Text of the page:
Fuentes and Dann conducted a study in Canada to research concentrations ground level ozone over many different sites in the summertime when these ozone events occur most frequently. They found that there was no particular pattern for the eastern sites in Canada. In other places however they received significant results. In Montreal there seemed to be a very downward trend, which was associated with a fluctuations in nitric oxide concentrations. Whereas in Toronto, there appeared to be a significant upward trend, again associated with fluctuations in concentrations of nitric oxide.
Lin et al studied the spatial variation of ground level ozone concentrations in three areas in Taiwan, one an air quality management district, another a neighbourhood region and the final a field of an elementary school surrounded by high buildings. The results gained on this study showed to be highly non-uniform and that there was a great deal of day to day variability in the spatial distribution of ground level ozone.
In Vermont, the Environmental Protection Agency offer a service called “Smog Alert,” which automatically notifies participants by e-mail when high concentrations of ground-level ozone have been predicted for their area. Smog Alerts are issued throughout the summer smog season, which lasts from May until September. This service is offered ac there are a large number of adults and children spending large amounts of time outdoors in the summer and if they suffer from respiratory diseases such as asthma, exposure to elevated ozone levels can cause serious breathing problems (www.epa.gov/region01/oms).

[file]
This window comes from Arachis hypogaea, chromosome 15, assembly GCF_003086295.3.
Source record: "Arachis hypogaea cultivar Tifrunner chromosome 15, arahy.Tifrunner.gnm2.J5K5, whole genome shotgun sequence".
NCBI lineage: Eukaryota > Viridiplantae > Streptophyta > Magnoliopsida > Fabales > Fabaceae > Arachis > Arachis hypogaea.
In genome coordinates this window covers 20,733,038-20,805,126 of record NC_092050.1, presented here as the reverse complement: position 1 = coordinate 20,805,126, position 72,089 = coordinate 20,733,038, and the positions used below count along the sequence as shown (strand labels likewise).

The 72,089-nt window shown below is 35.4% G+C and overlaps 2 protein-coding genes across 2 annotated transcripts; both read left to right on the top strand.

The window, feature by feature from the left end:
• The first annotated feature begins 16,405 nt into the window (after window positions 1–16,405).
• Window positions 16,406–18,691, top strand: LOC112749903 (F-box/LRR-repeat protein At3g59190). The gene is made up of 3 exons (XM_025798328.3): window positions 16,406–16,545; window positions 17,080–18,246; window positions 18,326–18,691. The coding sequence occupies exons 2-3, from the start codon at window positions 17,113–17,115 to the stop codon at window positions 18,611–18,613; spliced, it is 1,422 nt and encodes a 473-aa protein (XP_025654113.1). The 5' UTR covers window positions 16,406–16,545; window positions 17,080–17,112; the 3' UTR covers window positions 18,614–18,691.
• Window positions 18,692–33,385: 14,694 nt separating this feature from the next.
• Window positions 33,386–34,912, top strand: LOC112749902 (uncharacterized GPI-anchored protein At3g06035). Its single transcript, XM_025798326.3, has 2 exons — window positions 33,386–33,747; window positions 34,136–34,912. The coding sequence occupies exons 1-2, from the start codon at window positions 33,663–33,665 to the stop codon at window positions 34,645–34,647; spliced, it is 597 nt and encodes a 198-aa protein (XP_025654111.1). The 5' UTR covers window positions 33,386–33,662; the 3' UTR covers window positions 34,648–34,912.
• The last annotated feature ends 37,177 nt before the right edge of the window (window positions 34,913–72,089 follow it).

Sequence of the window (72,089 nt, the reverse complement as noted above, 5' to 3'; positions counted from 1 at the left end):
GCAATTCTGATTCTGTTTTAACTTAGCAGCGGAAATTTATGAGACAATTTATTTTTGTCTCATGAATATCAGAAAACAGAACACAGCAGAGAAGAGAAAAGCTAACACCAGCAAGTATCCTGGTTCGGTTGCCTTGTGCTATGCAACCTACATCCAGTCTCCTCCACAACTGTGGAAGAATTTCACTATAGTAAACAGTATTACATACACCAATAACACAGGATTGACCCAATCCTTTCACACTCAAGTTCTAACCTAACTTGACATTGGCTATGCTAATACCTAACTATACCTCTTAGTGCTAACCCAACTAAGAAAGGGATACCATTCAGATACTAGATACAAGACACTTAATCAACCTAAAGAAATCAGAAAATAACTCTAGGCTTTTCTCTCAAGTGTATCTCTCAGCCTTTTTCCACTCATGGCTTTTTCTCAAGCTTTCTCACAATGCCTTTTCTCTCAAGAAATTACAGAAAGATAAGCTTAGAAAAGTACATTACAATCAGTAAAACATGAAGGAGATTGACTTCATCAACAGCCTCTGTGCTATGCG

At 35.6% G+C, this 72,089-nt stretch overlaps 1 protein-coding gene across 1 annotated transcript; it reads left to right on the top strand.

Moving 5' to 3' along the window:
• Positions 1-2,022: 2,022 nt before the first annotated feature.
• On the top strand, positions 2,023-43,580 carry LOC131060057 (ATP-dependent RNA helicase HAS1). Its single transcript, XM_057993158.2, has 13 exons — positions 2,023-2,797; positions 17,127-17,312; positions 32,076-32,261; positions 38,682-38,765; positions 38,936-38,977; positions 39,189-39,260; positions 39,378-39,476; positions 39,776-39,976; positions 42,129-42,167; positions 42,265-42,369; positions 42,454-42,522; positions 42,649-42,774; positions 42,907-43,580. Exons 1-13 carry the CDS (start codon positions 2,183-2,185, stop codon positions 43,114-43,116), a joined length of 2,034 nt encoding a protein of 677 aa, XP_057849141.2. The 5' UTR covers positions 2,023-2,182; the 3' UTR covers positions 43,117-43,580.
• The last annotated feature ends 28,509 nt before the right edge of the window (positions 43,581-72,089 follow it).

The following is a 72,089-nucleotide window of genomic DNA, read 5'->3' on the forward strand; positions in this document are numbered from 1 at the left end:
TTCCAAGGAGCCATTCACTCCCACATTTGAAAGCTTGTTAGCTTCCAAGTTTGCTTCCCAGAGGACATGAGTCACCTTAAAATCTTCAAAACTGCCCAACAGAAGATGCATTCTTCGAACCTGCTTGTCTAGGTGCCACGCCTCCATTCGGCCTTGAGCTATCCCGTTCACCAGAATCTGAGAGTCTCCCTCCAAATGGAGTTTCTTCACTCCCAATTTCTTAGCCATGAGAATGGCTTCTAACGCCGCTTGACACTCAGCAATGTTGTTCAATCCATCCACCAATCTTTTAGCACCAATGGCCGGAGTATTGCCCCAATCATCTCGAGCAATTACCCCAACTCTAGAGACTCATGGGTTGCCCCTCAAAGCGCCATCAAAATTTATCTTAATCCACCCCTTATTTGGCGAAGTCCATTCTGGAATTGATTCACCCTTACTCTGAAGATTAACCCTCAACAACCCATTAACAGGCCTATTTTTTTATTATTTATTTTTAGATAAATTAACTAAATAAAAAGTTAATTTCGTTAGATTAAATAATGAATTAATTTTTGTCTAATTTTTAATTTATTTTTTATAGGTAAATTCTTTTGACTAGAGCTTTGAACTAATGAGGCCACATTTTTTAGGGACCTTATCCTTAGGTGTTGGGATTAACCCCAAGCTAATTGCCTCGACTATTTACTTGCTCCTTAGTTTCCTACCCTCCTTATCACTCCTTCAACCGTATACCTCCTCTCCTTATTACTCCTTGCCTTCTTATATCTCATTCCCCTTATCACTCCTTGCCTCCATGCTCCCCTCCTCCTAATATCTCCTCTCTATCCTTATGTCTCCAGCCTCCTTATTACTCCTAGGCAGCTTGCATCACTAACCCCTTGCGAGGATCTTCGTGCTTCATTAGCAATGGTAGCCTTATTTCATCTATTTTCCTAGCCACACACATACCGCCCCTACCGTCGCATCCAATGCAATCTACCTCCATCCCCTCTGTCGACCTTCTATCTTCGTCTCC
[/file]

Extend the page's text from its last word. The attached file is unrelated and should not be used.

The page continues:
Exposure to tropospheric ozone can cause numerous other health risks such as temporary decrease in lung capacity, inflammation of the lung tissue, impairs the bodies immune system leaving people more susceptible to diseases such as bronchitis and pneumonia.
There is a very complex relationship in terms of the spatial and temporal dimensions of the formation of ground level ozone pollution. The right ingredients do not necessarily have to be present in the same place as they can be transported by the wind to cause problems in other areas as in the Ontario case. There is one major limit however and that is that smog can only form in times when sunlight is present because the reaction that occurs between Nox and VOCs is photochemical. This is why these events are more likely to occur in the summer months. In a study conducted by Shaw and Griffis, they attempted to understand the relationship between ground level ozone and its adverse effects upon humans and crops from a meteorological perspective. They found that the maximum daily temperature is the single most important variable and that it was this that accounted for the largest percentage of variance.
It is very difficult to completely eradicate this problem due to the transport factor. In London it was simpler as it was London’s pollution that was causing the problems. In Ontario, it is US pollution that is being transported to cause problems and so some kind of international agreement needs to be made. This has shown in the past not to be as easy as it sounds. The US at the moment sees their economic wealth and growth to be at the forefront of their policies with the environment taking a back seat. The chances it seems that they would change their policy for another country appears to be very slim.